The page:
The translation of Jo Nesbo’s books as part of the Scandinavian crime fiction phenomenon gave English readers some excellently plotted thrillers such as The Devil’s Star and The Redbreast, and introduced the character of Harry Hole, an alcoholic, shambolic but brilliant detective. It was clear, however, that Harry Hole had an established back story developed in earlier books that had yet to be translated. The series continued to be published up to the most recent book Phantom but throughout the novels, an investigation in Australia was continually alluded to as a pivotal moment in Harry’s life. Finally, English readers are to read the story of his sojourn in Australia with the publication of The Bat, Nesbo’s first book which has been translated into English by Don Bartlett.
Harry hole is sent to Australia to investigate the murder of Inger Holter, a Norwegian girl who was briefly famous in Norway as a children’s TV presenter. Harry is a recovering alcoholic who became sober after causing an accident that killed a colleague and is considered by Oslo police to be one of their best investigators. Harry is bluntly told by the Australian police chief that he is there as an observer but he soon gets sucked into the case where a serial killer is raping and strangling fair haired girls.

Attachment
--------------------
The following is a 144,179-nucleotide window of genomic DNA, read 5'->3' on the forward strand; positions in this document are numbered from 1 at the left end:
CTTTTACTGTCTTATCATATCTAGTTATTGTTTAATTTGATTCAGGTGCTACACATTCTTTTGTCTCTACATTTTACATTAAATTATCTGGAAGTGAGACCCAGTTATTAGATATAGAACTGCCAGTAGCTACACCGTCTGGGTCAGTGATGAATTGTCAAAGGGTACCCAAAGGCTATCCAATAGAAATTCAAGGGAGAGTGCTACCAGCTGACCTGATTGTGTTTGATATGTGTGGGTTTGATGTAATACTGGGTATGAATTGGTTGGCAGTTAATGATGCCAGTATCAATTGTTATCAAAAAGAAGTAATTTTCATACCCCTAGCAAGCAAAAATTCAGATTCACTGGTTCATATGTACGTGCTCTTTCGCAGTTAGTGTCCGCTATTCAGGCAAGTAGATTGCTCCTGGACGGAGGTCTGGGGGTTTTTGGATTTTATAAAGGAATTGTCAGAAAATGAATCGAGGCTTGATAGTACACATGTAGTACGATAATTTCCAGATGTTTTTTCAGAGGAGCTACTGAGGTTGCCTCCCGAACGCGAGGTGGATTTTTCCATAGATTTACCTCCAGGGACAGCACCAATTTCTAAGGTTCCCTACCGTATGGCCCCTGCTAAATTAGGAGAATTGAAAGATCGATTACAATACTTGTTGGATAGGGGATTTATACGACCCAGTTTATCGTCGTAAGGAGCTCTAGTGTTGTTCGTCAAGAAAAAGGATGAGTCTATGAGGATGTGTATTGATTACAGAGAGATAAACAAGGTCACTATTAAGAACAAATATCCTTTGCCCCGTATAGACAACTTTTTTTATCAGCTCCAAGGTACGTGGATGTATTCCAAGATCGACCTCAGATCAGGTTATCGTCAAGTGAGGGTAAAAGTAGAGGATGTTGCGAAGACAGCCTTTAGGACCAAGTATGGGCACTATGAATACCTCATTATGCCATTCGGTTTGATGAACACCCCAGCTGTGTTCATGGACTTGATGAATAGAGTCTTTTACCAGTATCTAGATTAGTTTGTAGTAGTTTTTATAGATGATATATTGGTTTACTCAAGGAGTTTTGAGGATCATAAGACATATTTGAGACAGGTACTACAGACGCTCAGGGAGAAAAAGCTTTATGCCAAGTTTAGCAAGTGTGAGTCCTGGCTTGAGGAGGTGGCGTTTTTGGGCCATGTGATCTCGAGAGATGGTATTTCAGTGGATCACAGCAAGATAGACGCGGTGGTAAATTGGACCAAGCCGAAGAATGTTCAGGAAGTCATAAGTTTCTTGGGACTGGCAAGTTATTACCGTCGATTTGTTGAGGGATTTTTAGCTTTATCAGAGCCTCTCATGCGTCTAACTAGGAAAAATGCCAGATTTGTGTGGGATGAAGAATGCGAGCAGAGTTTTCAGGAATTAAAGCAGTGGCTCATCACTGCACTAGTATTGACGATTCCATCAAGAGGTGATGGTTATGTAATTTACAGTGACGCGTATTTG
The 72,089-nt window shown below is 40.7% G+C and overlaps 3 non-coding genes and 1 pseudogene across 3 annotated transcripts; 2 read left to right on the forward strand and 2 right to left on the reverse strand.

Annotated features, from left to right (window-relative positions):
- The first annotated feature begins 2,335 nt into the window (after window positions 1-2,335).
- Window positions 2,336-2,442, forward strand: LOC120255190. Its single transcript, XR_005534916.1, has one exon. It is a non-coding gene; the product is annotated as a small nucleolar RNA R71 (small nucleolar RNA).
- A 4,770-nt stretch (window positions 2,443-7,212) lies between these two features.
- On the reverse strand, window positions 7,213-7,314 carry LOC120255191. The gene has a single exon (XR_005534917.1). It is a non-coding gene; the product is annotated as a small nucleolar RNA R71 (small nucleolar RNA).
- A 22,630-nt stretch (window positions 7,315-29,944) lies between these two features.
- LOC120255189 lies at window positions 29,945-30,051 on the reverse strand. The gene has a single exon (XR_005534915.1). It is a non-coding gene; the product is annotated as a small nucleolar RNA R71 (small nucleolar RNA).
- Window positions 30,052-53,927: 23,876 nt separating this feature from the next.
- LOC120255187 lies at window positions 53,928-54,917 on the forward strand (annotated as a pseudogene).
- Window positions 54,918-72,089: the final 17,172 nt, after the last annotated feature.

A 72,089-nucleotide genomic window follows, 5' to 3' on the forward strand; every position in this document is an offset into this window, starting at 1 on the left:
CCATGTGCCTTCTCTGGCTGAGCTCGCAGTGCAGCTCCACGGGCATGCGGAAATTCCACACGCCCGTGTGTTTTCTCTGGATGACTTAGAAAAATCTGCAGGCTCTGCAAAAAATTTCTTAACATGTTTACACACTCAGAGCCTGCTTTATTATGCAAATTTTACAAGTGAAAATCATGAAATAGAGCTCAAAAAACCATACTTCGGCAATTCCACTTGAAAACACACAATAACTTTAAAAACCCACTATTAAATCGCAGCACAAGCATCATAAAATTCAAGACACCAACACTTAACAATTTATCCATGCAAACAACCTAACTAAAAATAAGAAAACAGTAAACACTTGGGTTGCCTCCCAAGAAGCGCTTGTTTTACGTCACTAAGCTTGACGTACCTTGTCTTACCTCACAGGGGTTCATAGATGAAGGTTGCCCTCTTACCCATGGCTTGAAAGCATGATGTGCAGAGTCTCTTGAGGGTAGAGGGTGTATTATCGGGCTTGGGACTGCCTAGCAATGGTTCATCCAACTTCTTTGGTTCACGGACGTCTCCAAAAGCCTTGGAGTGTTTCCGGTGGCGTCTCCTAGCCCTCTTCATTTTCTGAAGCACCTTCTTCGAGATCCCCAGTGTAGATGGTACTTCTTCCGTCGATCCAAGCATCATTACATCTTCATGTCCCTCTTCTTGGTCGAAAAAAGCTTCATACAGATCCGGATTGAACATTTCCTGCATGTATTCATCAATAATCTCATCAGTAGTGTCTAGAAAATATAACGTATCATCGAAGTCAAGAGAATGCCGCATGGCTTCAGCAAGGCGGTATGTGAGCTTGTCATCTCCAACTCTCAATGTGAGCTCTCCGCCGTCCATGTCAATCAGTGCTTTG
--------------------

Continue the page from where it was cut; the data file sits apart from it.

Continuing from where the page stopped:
As I have come to expect from Nesbo I found The Bat to be a gripping read that was plotted with a satisfying amount of twists and turns. In the first half of the book Harry Hole isn’t the character that we have come to know. We do get a lot of his back story, including information about his Sami mother who died when he was in his twenties and his sister with Downs Syndrome. He is sober and respectful and seems to be happy as an observer, making helpful comments on the progress of the case. However, a series of events prove to be the catalyst for his demons to re-emerge and we begin to see why Australia has haunted him throughout subsequent books.
There were some slightly odd aspects to the narrative that Nesbo dropped in later books. Some of the descriptions of the treatment of Aborigines and tales of the Australian counter-culture seemed a little preachy and over explained. However the character of Andrew Kensington, an Aboriginal ex-boxer leading the case, provided an interesting glimpse into past wrongs committed against the indigenous Australians and this method of ‘show not tell’ was much more successful.
There are lots of music references throughout the book which I don’t remember from the other novels and also a theatrical feel to some of the scenes, including a Marie Antoinette guillotine style mock execution. There were however, classic motifs that we associate with Harry Hole novels, including the slightly over the top violence. The ending is pure Jo Nesbo.
I bought my copy of the book.